from the Vet Corner Archives

Part of Horse Previews Magazine website. Posted on 12/03/99; 2:00:00PM.


Veterinary Corner 12/99: Common Skin Tumors of the Horse

by Scott Habegger, DVM
Edgecliff Equine Hospital
S. 1322 Park Road, Spokane, WA 99212 * 509/924-6069


Several skin masses of the horse may have a similar gross appearance but may vary widely in their cause and behavior. These masses may occasionally be neoplastic and further diagnostic procedures should be considered. Strictly speaking, the word tumor refers to a swelling that could result from a wide range of inciting causes. Today, the term tumor is usually applied to neoplastic masses that may cause swellings on the body. Neoplasia is generally defined as an abnormal mass of tissue that continues to grow and is unresponsive to the regulatory influences that control normal cell growth. Three of these common skin tumors of horses are reviewed in this month's article for your consideration.

The most common neoplasm diagnosed in horses is the equine sarcoid. Sarcoids account for up to one third of diagnosed tumors of horses and tend to be locally aggressive, fibroblastic, and nonmetastatic. Sarcoids can occur on any part of the body either singly or in clusters. The most common locations tend to be the head, ventral abdomen, and the limbs. Sarcoids can also assume a variety of appearances and are generally classified into four broad categories: verrucous (wart-like), fibroblastic (proud flesh-like), mixed verrucous and fibroblastic, and flat or occult (flat, crusty, scaling, non-haired). Sarcoids are generally not life threatening but can be extremely unsightly and depending upon their location can impair the performance of the horse. Sarcoids are generally first observed between the ages of 3 and 6 years of age but have been reported in horses as young as 1 year of age. Please refer to the December 1998 issue of Horse Previews for a more in depth discussion of sarcoids and treatment options.

Squamous cell carcinoma has been reported to be the second most commonly diagnosed tumor of the horse, representing up to twenty percent of diagnosed neoplasms. The average age of diagnosis has been reported to be between 8.6 and 14.6 years, but has been reported from as young as 1 year of age to 29 years. UV radiation has been implicated as a contributing factor for development of this tumor and lightly pigmented horses tend to be at an increased risk. Cutaneous squamous cell carcinomas arise from epidermal cells and are often locally invasive but tend to be slow to metastasize. However, it has been reported that the frequency of metastasis is as high as 18.6%. When metastasis occurs, local lymph nodes are generally the affected sites. Squamous cell carcinoma can develop in virtually any location in the integument but tends to occur more commonly in nonpigmented areas of skin at mucocutaneous junctions such as the eyelids, lips, nose, vulva, prepuce, and penis. These tumors commonly arise as solitary lesions, but adjacent skin may be at risk for development of the tumor, especially in the prepuce. The gross appearance of squamous cell carcinoma is quite variable. Early lesions tend to be small superficial nodules that may be covered with normal skin. As the tumor advances, the overlying epidermal layers are destroyed and ulceration, necrosis and a foul odor may be observed as the lesion gradually enlarges.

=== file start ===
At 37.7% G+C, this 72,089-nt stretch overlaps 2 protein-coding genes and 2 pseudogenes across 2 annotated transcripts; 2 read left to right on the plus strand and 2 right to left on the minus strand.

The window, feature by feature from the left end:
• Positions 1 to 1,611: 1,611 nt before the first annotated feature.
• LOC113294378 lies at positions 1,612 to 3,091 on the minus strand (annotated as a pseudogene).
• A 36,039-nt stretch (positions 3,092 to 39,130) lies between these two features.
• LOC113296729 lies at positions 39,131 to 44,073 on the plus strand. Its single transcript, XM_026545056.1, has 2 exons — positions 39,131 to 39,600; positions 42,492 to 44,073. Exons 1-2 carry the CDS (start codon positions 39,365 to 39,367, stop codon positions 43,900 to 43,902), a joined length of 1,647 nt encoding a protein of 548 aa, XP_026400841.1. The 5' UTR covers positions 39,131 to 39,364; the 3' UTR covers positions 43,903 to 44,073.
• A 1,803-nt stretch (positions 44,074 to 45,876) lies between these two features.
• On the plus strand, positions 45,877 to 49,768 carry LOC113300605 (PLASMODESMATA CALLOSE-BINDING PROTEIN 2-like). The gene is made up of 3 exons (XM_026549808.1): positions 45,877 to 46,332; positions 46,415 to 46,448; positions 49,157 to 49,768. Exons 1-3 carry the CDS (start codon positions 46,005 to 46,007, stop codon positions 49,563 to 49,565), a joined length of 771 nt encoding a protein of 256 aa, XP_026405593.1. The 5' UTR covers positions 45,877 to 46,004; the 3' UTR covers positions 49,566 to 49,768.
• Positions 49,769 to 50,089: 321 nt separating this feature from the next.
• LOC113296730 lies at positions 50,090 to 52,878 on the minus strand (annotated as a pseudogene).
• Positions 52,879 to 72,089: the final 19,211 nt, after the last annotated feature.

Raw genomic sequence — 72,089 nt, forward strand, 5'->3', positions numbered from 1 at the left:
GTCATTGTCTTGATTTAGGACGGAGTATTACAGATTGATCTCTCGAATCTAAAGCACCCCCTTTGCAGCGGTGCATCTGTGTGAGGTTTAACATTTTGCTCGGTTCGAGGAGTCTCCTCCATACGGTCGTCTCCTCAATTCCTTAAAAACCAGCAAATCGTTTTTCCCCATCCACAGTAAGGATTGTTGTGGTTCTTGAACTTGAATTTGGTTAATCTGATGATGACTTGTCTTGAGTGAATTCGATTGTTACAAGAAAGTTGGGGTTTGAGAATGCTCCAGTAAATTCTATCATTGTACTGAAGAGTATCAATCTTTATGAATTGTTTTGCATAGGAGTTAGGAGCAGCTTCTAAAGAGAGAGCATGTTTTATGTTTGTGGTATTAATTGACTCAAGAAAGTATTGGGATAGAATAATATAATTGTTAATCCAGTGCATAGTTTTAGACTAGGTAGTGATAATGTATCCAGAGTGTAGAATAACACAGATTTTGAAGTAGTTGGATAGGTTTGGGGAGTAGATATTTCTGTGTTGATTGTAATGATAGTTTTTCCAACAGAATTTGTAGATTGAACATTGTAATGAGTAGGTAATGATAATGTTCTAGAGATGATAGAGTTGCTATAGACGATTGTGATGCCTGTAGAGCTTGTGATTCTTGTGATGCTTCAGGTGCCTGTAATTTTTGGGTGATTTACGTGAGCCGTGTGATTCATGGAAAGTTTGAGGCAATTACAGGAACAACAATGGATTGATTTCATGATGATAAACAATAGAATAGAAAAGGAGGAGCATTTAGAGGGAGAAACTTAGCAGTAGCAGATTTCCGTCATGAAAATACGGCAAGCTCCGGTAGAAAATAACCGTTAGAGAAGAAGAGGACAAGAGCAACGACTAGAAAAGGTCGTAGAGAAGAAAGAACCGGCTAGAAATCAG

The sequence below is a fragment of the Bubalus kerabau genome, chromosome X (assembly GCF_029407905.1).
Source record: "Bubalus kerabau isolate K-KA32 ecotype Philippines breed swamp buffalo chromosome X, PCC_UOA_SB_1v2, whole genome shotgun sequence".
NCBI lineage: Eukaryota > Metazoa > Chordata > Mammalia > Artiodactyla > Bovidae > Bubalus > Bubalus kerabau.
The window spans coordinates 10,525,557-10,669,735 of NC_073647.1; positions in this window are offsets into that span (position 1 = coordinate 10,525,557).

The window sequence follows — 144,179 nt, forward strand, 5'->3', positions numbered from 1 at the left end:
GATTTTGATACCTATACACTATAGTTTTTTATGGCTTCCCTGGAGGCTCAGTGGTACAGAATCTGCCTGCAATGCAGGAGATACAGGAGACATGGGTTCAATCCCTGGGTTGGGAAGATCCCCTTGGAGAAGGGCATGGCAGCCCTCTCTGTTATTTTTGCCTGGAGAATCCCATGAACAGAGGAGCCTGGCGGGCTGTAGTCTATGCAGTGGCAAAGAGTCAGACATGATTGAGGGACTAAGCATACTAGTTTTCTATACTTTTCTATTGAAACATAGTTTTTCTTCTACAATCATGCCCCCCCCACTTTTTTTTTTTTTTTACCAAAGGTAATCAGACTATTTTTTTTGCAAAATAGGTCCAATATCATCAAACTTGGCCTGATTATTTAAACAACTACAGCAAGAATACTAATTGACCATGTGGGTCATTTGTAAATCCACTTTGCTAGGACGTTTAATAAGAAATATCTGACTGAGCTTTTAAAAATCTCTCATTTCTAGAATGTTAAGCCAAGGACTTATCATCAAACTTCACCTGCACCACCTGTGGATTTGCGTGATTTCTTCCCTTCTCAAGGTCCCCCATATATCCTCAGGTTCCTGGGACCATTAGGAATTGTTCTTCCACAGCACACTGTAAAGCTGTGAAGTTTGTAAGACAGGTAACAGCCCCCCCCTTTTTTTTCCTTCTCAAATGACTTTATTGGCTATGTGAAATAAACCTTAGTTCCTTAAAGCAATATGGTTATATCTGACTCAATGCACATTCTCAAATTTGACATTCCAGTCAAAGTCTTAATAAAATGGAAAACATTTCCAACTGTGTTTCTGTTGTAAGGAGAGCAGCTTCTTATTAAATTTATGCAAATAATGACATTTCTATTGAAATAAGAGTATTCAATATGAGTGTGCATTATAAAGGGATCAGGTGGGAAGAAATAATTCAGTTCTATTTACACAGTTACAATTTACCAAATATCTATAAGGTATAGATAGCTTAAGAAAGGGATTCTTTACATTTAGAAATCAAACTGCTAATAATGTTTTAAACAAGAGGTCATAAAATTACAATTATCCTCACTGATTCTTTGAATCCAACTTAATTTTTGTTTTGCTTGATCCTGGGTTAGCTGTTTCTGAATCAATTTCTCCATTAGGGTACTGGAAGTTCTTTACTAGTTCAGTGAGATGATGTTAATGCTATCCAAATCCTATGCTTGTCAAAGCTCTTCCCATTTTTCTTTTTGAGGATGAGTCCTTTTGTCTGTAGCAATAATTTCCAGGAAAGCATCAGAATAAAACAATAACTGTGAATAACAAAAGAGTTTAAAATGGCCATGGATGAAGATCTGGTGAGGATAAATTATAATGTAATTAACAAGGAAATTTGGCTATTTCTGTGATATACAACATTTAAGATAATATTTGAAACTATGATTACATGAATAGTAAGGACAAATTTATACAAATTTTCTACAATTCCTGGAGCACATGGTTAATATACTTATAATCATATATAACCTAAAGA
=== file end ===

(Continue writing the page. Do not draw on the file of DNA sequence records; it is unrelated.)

Equine melanocytic tumors (melanomas) are common skin tumors and have a reported incidence rate of 3.8% to 15% of diagnosed skin tumors in horses. Melanomas may occur anywhere on the body and although they can arise in horses and mules with any coat color, they are generally most frequently reported in gray and white horses. At least 80% of old gray horses develop melanocytic tumors. It has been reported that approximately 95% of melanocytic tumors are benign in horses at the time they are identified. It has been reported that at least 66% of equine melanocytic tumors eventually develop malignant behavior.

The most common locations at which these tumors originate include the skin underneath the tail and around the rectum and external genitalia. These tumors less commonly occur on the head, limbs, neck, ears, eyelids, and internal locations. Melanomas commonly develop as firm, flat, solitary or multiple, nonulcerated masses underneath the skin. They are commonly black or dark brown, but some may occasionally lack pigment.

Treatment options for skin tumors of horses are quite variable and first depend on obtaining an accurate diagnosis of the type of tumor involved. Skin masses in horses often originate from non-neoplastic causes but may share a common appearance at the early stages with several of the more aggressive neoplastic masses. Because of the common initial appearance of many of these skin masses it is important to have them evaluated by your veterinarian. In many of these cases your veterinarian may decide that a biopsy of the affected skin is indicated to determine the cause and treatment options of any unusual skin masses that you may have observed on you horse.


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